hardware, so there are ways to save on power/cooling during non-peak

I think you'd find such models are harder to implement if you're too
focused on the "evil" of oversubscription. I think what you want to avoid
are providers who are unable to maintain sufficient spare capacity to cope
with peak demand.

... JG

If it's based on a Broadcom chip, trust me, they are doing the world a favor by not exposing you to the SoC SDK.

(It's so horribly un-documented that it took a week to figure out how to build it and another two weeks to actually get it to build something that could be used.)

In at least one sense I think that those are the same thing.


* Ricky Beam <jfbeam@gmail.com> [2010-10-18 21:32]:


To have a better overview of a Cloud (or OpenFlow) Switch, I would
greatly appreciate to invite you to a further reading of the
presentation entitled "FI technologies on cloud computing and trusty
networking" from our partner, Chunghwa Telecom (Leading ISP in Taiwan)


Mail : pica8.org@gmail.com

Coming back to the subject of cloud impact, from a network
perspective, here is an over-one-year-old recording on the subject
(Doug Gourlay's comment: "Cloud could break the Internet if not
deployed on capable networks"):


***Stefan Mititelu

Yes "cloud computing" is a vastly overused term that is hard to nail down.
That is why I try to get people to use the specific technology term they are
talking about.

Basically in my world "cloud computing" is the vision of having computation
and storage just 'out there' without having to worry about it and just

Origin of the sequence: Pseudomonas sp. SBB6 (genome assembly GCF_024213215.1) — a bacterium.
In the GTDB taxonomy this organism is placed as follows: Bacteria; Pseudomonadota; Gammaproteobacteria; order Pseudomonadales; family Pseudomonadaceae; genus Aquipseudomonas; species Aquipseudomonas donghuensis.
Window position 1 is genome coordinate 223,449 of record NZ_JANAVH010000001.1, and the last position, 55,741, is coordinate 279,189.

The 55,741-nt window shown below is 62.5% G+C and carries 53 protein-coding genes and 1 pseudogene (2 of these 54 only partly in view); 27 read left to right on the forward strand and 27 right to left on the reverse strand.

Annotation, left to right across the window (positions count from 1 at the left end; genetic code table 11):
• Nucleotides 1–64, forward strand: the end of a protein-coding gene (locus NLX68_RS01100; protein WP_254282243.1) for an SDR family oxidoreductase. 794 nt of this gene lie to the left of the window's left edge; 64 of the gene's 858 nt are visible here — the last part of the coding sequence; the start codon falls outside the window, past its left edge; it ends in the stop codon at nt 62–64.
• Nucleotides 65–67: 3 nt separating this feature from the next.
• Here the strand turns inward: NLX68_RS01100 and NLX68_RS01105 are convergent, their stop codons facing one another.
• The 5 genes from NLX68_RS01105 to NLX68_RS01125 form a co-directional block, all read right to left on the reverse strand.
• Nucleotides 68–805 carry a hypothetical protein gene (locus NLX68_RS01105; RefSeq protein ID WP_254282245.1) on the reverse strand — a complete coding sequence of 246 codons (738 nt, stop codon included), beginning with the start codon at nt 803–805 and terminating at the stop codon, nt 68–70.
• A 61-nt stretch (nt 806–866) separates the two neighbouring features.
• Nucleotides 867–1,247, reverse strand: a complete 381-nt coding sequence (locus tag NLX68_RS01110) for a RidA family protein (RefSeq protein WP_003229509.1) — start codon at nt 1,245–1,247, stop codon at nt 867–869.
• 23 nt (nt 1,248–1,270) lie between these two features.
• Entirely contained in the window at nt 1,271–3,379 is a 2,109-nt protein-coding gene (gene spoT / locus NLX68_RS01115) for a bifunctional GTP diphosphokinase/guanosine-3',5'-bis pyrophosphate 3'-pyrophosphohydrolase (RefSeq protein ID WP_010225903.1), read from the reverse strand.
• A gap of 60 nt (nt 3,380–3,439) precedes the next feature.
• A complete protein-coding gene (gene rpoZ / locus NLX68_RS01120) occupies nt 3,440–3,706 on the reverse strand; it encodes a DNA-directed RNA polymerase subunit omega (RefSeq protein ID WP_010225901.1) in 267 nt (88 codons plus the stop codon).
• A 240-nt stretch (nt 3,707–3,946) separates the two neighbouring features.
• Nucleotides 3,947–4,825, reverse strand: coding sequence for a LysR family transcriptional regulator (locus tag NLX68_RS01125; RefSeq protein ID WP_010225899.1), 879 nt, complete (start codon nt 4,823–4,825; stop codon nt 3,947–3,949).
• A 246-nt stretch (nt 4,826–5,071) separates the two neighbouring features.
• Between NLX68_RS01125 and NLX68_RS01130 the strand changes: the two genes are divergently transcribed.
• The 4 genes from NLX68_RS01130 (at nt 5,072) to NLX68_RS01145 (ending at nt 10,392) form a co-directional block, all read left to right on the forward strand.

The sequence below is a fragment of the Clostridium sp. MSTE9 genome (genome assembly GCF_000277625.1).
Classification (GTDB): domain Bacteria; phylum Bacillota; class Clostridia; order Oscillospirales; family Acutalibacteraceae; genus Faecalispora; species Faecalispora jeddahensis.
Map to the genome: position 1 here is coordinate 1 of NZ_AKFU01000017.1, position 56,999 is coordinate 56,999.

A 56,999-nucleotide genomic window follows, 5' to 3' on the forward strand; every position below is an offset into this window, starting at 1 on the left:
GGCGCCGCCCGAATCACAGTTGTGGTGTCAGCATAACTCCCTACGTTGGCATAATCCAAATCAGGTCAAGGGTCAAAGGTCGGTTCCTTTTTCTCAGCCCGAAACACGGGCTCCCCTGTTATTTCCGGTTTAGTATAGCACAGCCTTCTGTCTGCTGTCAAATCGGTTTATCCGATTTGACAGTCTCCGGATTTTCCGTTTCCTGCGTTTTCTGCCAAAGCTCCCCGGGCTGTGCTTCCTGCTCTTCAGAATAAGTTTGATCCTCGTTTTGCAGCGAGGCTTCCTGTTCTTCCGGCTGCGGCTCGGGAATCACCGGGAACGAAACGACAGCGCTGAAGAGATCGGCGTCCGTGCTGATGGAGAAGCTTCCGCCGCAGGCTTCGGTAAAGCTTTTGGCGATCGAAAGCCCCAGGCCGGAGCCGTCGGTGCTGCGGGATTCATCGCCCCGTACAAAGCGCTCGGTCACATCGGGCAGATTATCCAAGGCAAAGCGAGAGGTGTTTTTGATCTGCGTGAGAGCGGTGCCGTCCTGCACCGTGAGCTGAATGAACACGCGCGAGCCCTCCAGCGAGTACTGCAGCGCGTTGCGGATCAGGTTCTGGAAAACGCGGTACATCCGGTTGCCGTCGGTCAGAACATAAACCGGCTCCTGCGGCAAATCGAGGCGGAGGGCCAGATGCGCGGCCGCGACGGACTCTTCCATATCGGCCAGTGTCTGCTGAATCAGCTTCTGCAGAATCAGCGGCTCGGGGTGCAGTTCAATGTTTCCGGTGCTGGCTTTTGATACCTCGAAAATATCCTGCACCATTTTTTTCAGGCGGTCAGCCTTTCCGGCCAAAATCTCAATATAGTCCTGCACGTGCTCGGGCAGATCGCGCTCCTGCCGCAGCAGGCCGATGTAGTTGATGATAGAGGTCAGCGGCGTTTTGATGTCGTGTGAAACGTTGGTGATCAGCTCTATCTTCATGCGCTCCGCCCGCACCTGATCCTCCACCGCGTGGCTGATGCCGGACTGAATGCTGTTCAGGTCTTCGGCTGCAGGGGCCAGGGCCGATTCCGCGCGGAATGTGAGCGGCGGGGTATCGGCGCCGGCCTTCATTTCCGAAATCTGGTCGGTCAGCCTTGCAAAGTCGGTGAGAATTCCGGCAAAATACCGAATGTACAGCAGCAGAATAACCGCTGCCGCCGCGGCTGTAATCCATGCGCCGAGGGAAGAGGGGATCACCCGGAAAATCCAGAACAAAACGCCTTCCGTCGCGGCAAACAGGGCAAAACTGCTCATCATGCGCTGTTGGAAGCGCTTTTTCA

paying for a bit more or less as you go... but its not a "technology".
Sometimes it helps to flip the term ... for example "desktop computing" is
sort of the inverse .. again its not a "technology" really either... just a
broad term but we all kind of know what it means by now, like "laptop

There seem to be too major views on technologies to make this "cloud
computing" happen. Their view on scale/transparency is considerably

a) bigger layer 2 networks with Vmware type mobility and no IP address
changes. Technolgies in this space are much more than just L2 switching, its
L2 switching on larger scales with encapsulation, multipathing etc. This is
where technologies like IEEE 802.1aq Shortest Path Bridging, IEEE 802.1ah
mac-in-mac come to play. These tend to be appropriate for existing
enterprise applications (or complete virtual desktops) and simply make
existing DC L2 fabrics bigger and availale for virtualization. No
application software changes required, its done under them and end hosts
can't tell whats happening.

b) All new applications/environments that don't care if their IP address
changes and deal with it transparently. In this model you can make an
application run anywhere, move it around etc without any special
infrastructure .. the smarts are between the application and its hosts.
Basically dumb infrastructure and smart applications a.k.a over the top
stuff. I suppose the hot movement of one of these applications requires
co-ordination by the application itself while if its done below as in a) it
can be transparent.

So depending on where you sit, generically run something anywhere v.s. run
specific things anywhere you end up with slightly different underlying
technologies... both with the overused moniker 'cloud'.

Ok .. flame away .. :wink: